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World J Surg. 2011 Apr;35(4):773-8. doi: 10.1007/s00268-011-0963-4.

Influence of intraoperative neuromonitoring on surgeons' technique during thyroidectomy.

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  • 1Hospices Civils de Lyon, Pôle Information Médicale Evaluation Recherche, 162 avenue Lacassagne, F-69424, Lyon, France. antoineduclos@yahoo.fr

Abstract

BACKGROUND:

When assessing the value of intraoperative nerve monitoring (IONM) during routine thyroidectomy, it is necessary to consider its influence on the surgeon's dissection technique. We investigated the effect of IONM on individual surgeon performance by determining the learning curve associated with this tool.

METHODS:

A one-year prospective study was conducted between May 2008 and April 2009 within a team of three experienced endocrine surgeons. The measure of surgical performance was based on the detection of immediate postoperative recurrent laryngeal nerve palsy by laryngoscopy. Individual learning curves associated with IONM acquisition were drawn with the cumulative sum (CUSUM) chart. Each surgeon was questioned about possible changes he had experienced in his own surgical technique after the introduction of IONM.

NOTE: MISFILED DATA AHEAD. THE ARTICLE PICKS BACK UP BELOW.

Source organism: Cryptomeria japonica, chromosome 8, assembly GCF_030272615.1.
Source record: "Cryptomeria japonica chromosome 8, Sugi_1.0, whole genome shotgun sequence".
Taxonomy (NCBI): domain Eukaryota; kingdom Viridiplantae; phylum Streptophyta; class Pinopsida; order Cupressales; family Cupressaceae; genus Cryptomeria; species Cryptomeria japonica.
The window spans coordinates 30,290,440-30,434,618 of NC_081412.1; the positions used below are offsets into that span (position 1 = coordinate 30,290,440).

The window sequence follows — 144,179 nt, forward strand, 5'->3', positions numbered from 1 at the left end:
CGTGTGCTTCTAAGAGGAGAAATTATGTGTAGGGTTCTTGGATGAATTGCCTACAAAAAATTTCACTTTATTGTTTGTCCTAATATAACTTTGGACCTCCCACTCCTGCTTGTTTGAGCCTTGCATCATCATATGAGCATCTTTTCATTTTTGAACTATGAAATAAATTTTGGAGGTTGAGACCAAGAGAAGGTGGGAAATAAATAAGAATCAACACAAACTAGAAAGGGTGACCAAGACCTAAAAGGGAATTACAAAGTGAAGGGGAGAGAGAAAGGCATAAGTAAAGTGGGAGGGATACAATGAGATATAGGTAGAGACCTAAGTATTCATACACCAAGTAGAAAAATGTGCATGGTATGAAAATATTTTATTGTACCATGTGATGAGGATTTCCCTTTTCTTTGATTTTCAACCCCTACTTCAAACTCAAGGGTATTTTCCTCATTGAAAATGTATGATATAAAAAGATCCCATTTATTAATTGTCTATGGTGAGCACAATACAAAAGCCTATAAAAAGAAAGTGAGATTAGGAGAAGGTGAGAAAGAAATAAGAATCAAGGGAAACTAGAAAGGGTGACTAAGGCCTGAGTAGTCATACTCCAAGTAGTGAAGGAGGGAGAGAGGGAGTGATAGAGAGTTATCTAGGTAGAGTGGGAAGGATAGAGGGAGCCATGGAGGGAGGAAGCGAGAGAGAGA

RESULTS:

A total of 475 consecutive patients who underwent thyroid surgery with IONM were included. The pattern of learning curves varied among surgeons and ranged from 35 to 304 procedures required for complete IONM acquisition. The surgeon with the longest learning curve also described a drastic modification of his technique related to nerve dissection.

CONCLUSIONS:

Intraoperative nerve monitoring can induce changes in surgical practice. The different learning curve patterns among surgeons may reflect the variable degree to which surgeons will modify their own dissection technique. Such an effect on learning must be considered when assessing the impact of using IONM on patient safety.

PMID:
21267565
[PubMed - indexed for MEDLINE]
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